Perhaps the biggest rise for an actor this year is Benedict Cumberbatch. After doing many supporting roles in films like War Horse, Tinker Tailor Soilder Spy, and staring in the popular mini-series Sherlock, Cumberbatch made a big leap this year. After a dynamic performance as George Harrison in Star Trek Into Darkness, people began to open their eyes and see the talents of Cumberbatch. The breakout year for him is not over yet, with roles lined up in August: Osage Country, 12 Years a Slave, and Hobbit: The Desolation of Smaug. Still, the only leading role he has this year is in The Fifth Estate.
The Fifth Estate was slated at the start of fall as one of the interesting players in the Oscar race. With Cumberbatch starring along with the other rising star Daniel Bruhl, a great concept, and Oscar level talent behind the screen, many were saying this could have a big impact on the race. Since its premiere at the Toronto International Film Festival, that talk has died down. Both critics and audiences largely dismissed the film, and the film holds a poor 40% on Rotten Tomatoes. With this poor reception, the hype for the movie has died down completely, and the film is just being dumped out in theaters practically. Despite the negative reviews, The Fifth Estate is an overall well-made flick.
The Fifth Estate follows the real life story of Julian Assange, the founder of the controversial WikiLeaks website. WikiLeaks is dedicated to getting out the truth, no matter how tough it is. Assange, along with partner Daniel Berg, experience the highs and lows of their company while trying to get out the truth, no matter the cost.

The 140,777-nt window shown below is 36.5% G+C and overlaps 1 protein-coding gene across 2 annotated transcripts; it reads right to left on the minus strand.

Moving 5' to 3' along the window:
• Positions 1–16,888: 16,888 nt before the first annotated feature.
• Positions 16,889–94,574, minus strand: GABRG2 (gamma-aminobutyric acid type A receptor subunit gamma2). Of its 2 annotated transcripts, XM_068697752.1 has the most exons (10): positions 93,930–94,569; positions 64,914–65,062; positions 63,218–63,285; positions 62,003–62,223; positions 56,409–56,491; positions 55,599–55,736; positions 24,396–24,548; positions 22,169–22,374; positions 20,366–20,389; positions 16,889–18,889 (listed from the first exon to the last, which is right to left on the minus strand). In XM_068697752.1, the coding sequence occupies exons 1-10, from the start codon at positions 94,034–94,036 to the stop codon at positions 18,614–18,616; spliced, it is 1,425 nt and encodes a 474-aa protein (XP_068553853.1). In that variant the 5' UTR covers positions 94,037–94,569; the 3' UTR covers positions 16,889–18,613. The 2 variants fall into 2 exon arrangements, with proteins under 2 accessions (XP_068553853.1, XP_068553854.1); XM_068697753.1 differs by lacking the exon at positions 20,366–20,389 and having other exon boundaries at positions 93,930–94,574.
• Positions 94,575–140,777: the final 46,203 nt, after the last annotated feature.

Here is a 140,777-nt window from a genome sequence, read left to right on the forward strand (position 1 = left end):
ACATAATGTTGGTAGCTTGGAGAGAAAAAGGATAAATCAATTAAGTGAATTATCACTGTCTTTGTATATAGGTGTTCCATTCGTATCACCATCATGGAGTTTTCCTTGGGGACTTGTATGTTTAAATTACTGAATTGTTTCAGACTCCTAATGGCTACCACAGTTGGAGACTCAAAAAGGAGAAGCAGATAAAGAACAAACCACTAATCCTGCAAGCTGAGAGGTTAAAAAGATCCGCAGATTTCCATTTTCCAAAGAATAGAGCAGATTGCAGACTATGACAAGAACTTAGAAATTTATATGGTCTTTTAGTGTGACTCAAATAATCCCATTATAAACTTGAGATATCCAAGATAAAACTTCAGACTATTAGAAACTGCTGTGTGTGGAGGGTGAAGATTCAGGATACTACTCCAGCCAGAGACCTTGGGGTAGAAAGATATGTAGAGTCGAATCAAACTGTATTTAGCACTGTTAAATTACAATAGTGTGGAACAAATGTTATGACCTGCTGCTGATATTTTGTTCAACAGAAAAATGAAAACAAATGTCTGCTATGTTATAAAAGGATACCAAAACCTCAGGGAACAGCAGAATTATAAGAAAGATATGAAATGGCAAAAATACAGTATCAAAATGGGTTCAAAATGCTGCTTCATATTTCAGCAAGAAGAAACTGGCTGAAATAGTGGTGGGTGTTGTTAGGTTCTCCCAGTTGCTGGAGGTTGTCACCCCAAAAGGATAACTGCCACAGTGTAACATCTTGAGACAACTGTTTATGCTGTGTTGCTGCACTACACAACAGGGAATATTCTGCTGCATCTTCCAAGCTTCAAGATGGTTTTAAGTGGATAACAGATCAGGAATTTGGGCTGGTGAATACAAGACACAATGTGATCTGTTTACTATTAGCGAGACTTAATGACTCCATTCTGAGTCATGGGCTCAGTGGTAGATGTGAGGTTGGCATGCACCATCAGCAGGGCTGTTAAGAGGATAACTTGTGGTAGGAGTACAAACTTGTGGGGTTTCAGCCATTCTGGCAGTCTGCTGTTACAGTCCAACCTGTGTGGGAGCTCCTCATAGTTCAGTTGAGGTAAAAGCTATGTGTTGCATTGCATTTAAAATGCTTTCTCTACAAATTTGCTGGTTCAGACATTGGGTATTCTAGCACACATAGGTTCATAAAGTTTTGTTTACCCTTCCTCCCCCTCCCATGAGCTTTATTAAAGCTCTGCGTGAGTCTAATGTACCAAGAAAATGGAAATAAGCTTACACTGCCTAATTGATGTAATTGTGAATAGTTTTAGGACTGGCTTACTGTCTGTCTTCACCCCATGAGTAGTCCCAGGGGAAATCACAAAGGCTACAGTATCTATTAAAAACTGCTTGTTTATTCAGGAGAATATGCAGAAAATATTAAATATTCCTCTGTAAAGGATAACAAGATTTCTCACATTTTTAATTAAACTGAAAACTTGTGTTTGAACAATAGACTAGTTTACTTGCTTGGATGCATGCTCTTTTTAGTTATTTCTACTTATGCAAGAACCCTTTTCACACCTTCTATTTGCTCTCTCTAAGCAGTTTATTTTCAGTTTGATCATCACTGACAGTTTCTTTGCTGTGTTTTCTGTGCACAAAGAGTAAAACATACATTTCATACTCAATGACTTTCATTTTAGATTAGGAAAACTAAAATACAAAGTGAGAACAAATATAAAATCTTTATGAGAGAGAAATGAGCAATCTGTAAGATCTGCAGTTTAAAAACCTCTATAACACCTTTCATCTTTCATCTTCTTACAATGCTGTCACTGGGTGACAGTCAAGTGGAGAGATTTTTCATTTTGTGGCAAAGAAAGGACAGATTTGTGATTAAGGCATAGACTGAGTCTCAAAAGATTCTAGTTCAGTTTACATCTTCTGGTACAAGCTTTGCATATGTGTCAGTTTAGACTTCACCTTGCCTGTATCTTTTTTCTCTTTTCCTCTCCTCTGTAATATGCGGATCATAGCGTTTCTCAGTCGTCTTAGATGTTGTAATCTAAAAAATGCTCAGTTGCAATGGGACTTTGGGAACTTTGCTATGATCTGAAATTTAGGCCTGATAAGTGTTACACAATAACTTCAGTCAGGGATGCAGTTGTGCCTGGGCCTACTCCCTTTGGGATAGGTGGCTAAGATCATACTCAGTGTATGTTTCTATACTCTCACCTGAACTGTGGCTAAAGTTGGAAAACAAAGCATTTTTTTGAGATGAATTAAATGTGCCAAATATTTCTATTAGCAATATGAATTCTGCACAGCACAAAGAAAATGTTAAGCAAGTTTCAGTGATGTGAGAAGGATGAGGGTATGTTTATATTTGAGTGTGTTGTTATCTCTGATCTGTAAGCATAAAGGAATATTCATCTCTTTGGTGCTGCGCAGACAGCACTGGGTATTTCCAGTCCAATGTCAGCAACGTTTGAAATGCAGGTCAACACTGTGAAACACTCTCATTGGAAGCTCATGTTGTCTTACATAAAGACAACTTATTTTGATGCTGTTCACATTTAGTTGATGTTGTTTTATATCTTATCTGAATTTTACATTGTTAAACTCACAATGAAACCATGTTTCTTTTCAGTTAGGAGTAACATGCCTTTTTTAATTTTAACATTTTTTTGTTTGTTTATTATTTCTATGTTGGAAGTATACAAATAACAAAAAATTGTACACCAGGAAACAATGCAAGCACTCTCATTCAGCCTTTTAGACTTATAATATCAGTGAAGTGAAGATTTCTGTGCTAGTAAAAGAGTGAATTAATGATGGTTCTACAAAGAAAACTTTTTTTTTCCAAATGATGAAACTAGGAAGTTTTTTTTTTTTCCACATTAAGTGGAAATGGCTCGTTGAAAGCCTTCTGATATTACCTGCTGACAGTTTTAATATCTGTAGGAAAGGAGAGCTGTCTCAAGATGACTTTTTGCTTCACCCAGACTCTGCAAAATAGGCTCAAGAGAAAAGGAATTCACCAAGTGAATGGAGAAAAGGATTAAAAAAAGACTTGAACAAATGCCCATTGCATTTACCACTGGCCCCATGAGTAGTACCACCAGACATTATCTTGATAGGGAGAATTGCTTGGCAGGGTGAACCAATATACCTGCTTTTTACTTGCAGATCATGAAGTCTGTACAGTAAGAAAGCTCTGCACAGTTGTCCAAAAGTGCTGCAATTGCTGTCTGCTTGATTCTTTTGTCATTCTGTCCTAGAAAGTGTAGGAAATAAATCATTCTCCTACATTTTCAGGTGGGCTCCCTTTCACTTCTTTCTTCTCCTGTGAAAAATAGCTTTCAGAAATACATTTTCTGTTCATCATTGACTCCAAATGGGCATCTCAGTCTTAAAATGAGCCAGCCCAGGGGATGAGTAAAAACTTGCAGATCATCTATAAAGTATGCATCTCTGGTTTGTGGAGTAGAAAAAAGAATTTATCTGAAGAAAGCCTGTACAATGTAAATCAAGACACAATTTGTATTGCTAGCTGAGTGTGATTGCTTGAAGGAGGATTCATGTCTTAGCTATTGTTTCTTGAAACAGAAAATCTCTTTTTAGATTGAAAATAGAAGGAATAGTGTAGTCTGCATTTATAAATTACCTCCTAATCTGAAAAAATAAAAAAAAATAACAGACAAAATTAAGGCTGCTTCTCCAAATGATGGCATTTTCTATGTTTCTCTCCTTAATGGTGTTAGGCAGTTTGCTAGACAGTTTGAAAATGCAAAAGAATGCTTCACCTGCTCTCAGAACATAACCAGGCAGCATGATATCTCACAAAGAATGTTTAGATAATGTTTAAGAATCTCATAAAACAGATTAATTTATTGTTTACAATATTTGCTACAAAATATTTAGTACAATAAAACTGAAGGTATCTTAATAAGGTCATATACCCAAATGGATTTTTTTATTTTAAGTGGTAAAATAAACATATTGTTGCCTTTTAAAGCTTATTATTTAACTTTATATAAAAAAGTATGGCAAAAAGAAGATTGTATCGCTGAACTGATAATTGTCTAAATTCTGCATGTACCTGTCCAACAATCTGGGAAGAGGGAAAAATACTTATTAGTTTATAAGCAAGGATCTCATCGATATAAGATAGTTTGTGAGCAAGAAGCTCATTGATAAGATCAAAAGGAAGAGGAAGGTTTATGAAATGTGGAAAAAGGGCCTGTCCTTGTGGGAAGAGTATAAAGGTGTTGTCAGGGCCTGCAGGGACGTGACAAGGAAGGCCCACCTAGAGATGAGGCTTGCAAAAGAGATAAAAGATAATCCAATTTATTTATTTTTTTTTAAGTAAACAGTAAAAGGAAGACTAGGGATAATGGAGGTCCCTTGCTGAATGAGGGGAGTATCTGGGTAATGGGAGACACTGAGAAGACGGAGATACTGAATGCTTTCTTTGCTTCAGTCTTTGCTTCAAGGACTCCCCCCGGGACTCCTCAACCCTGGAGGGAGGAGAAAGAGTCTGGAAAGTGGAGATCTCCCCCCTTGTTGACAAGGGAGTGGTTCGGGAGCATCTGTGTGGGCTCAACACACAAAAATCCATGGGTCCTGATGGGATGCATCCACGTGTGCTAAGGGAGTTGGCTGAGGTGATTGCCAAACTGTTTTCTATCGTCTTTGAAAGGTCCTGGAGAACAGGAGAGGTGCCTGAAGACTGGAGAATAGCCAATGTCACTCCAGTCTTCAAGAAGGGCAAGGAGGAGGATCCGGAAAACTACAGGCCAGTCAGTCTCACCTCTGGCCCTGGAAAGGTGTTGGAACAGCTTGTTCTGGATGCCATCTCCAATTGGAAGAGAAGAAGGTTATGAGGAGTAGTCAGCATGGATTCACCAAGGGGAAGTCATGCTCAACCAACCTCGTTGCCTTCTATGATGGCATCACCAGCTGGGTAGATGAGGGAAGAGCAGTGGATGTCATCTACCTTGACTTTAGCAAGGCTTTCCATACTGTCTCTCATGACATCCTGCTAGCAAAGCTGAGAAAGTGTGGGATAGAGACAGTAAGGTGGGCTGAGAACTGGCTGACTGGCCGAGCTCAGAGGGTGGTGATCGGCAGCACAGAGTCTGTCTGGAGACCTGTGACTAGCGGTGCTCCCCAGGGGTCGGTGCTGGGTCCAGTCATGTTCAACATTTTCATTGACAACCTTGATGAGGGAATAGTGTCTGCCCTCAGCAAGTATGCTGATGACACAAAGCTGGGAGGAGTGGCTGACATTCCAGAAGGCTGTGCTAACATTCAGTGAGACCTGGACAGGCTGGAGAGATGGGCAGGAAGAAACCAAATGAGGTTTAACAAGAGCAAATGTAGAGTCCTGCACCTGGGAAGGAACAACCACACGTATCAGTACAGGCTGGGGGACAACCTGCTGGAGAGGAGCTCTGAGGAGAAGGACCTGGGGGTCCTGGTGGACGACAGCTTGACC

Benedict Cumberbatch has made a quick rise to fame for a reason, and he shows that off here. Cumberbatch captures Assange in a very convincing and articulate way, and really disappears into the role. He is able to really build the character up, and take him on an arc in a subtle way. As the corporation’s success heightens, so does the hubris of the character, but he is also given a some development to really flesh out the character.
Daniel Bruhl, coming off his fantastic performance in Rush, gives a solid performance. Sure, his performance is not as big as his dynamic take in Rush, but Bruhl does some nice work with a bit of a simple character. Bruhl gives what could be a forgettable character a great deal of depth and humanity. His chemistry with Cumberbatch is great, as the two have a very natural relationship. Their arc is the heart of the movie in a way.
The supporting cast of the film features several established names. Veterans like Peter Capaldi, Stanley Tucci, Laura Linney, and Anthony Mackie all give credibility to their roles, and do a great job respectively. There characters do not have that much to work with, but they were not characters that needed development due to their relatively small roles in the film.
Director Bill Condon has had mixed success in his career, with Dreamgirls being rather successful, and the Twilight: Breaking Dawns being rather dreadful. Here, Condon really goes for it, as he directs the film in a very aggressively stylized way. While this can be a problem for some audiences, the risk here worked well for me. Instead of seeing the kind of safely directed film that was suspected, Condon made the film a lot more interesting with his stylistic choices.